“I received my first handicap car permit at the age of 27.”—Me I periodically express this not to elicit sympathy from others. My intention is to remind myself that: a.) I need to give myself grace b.) To remember that not many will truly understand the burden that I’ve carried. As a counselor on
I was raised in a house full of “brainiacs”. From my perspective, my siblings effortlessly made A’s and were called “the smart children” by my parents. On the contrary, I was the poster child for Hooked-on-Phonics (if you don’t remember those commercials, you are too young to read this!). I was not actually diagnosed with
In a heartbeat, my husband will say that I am the emotional spouse— which I will gladly own. Why not? Being emotionally intelligent is a gift to claim—it brings empathy, sympathy, and compassion towards situations and others. However, if you also claim this gift, you might be aware that it can get the best of
September is National Suicide Prevention Awareness Month, a designated time that we are able to make steps towards building unity and breaking down the stigma surrounding mental health & suicide. According to the World Health Organization (WHO), suicide claims a life every 40 seconds; which equates to 800,000 lives per year! Statistics prove that suicide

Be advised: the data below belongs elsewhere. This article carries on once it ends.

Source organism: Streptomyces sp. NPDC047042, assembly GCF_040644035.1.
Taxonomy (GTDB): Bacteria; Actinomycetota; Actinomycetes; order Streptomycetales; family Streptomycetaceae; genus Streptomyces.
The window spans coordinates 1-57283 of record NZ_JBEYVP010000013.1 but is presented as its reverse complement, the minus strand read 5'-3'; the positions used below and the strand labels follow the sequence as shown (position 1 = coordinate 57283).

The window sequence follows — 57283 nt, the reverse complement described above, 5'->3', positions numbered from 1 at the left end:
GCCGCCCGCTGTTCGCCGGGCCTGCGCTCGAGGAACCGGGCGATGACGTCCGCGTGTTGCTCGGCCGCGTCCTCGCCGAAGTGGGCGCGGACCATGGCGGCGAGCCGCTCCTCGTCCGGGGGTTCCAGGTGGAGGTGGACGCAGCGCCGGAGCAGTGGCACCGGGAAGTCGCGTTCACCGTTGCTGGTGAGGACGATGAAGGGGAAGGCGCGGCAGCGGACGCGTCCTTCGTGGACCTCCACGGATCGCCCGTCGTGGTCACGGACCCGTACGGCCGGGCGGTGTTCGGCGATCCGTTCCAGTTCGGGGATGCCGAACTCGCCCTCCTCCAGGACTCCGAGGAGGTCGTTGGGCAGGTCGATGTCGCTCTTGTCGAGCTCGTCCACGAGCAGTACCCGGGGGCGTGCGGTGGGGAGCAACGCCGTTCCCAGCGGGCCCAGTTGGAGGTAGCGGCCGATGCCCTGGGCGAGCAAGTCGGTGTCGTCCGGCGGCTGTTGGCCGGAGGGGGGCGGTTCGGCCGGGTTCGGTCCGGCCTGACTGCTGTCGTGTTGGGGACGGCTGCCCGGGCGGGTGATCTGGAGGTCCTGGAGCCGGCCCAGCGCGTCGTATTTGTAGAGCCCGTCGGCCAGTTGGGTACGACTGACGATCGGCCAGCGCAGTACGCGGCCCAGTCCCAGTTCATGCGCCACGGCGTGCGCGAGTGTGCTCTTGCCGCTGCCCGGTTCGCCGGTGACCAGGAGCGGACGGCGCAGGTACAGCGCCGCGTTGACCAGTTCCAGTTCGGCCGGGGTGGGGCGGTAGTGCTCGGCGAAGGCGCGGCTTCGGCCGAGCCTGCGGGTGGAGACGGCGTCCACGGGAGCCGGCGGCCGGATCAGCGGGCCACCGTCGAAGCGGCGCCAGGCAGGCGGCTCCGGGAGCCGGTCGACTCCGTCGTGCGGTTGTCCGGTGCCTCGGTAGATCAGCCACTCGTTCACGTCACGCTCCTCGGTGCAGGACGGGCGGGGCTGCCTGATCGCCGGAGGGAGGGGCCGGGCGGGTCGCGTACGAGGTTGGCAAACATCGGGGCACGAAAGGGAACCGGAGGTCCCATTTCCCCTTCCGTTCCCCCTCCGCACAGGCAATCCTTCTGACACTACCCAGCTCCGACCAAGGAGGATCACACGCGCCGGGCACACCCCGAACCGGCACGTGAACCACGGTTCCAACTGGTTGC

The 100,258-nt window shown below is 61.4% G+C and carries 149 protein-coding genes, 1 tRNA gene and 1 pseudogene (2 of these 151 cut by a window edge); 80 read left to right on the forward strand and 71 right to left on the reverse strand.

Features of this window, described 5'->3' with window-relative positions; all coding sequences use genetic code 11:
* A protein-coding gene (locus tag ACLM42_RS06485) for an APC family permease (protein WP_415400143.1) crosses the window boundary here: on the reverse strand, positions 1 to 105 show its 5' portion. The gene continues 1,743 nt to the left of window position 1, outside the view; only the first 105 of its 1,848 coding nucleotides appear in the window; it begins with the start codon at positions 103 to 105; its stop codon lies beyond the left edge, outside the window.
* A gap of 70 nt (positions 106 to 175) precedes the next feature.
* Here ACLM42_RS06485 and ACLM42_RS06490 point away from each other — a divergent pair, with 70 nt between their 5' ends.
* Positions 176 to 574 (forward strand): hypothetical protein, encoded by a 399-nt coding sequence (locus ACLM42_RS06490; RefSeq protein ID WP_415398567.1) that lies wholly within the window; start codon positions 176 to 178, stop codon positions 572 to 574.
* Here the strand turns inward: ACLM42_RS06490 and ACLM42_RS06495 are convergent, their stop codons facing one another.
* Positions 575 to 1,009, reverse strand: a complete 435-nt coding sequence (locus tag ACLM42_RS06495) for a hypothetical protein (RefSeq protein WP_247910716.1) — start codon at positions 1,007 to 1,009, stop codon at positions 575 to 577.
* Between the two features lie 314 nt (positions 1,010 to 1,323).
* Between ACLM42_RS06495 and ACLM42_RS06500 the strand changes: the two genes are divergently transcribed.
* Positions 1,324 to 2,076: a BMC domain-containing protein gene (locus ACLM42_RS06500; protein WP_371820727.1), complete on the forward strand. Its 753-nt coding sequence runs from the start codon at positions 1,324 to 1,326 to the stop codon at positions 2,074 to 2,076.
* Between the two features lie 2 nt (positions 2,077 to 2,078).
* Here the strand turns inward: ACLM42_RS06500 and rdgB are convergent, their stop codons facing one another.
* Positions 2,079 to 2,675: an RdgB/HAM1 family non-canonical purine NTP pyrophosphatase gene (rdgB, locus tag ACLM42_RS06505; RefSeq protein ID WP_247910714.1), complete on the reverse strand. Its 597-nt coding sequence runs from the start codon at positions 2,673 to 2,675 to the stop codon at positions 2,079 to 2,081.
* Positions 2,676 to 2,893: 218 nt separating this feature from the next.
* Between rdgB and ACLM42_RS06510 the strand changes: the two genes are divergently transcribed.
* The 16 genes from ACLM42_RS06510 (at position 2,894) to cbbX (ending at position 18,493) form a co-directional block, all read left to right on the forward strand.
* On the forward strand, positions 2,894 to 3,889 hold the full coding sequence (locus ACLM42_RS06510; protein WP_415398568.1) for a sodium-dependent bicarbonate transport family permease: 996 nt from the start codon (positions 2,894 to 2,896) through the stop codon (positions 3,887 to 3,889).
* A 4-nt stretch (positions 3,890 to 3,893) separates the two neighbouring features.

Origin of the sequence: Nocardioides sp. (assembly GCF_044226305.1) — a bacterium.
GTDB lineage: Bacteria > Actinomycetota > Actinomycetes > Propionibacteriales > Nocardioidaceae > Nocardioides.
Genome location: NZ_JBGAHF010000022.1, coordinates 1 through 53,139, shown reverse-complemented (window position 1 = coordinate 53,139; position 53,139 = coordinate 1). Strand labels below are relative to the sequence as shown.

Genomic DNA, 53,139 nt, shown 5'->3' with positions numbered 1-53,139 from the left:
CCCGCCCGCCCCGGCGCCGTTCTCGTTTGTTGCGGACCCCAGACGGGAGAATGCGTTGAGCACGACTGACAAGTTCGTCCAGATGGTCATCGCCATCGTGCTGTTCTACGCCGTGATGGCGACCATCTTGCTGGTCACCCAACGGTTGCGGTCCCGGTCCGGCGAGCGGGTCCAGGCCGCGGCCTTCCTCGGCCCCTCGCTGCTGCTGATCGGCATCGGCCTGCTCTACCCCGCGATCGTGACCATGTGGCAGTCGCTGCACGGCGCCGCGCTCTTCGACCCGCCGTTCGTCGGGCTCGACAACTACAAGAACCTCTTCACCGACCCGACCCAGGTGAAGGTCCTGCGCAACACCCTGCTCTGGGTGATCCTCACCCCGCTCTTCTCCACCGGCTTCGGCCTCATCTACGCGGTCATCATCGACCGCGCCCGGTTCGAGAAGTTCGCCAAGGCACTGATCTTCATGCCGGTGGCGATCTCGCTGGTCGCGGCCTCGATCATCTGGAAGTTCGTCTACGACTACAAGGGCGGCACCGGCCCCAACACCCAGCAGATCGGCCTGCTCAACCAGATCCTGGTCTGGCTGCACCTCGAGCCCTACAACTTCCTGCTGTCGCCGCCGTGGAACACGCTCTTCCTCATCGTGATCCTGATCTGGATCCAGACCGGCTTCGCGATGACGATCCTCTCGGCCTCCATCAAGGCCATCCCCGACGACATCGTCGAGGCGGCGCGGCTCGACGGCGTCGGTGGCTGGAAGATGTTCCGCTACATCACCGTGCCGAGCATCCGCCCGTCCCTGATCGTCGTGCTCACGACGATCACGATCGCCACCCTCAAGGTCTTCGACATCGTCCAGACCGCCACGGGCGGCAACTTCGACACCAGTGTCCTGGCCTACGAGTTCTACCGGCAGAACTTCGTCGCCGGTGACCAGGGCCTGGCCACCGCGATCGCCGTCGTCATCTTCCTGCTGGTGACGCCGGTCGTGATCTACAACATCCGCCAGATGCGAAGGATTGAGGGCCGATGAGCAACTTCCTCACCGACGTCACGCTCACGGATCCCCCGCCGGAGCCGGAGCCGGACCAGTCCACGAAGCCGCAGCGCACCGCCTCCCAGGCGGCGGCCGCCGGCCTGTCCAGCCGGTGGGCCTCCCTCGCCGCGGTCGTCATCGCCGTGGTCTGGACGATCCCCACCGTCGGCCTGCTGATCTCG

I recently finished a great read— We’re Going to Need More Wine, by Gabrielle Union. Have you read it? Isn’t she so self-aware and grounded? YAS, GABBY! Her personal vignettes elicited a number of my own, unknown biases and rooted struggles. By the end of this biography, one prejudice, in particular, resonated with me.
In the Spirit of Mental Health Awareness Month, our team decided to start our first team MH challenge! We decided to challenge one another to practice something that would better OUR OWN mental health. We were able to use a technique of choice—the members had to practice the task for one whole week! Here are our personal stories:
No matter how familiar hospital stays were to me (for my autoimmune condition), there was always a “down-time”. I like to say this is the time in between nurse check-ups, family/friend visitations, and procedures—when the hospital bed can feel like an island that isolated me from the rest of the world. By the 3rd
On the week of my 28th birthday, I can remember feeling a strong level of maturity and resilience. I thought about how I overcame 5 hospitalizations, 2 blood clots, married my best friend and made it to my late twenties within one year. So many events & accomplishments to be thankful for. I also recall
“Do I really want to put this into my body?” “Taking this will make my condition real” “Why can’t I do this on my own?” “Will I become a zombie?” “I’m so worried about the side effects” “Is there ANY other way?” Does any of this sound familiar? If you were diagnosed with a mental
Re·sil·ience The ability for someone to properly adapt to stress and adversity.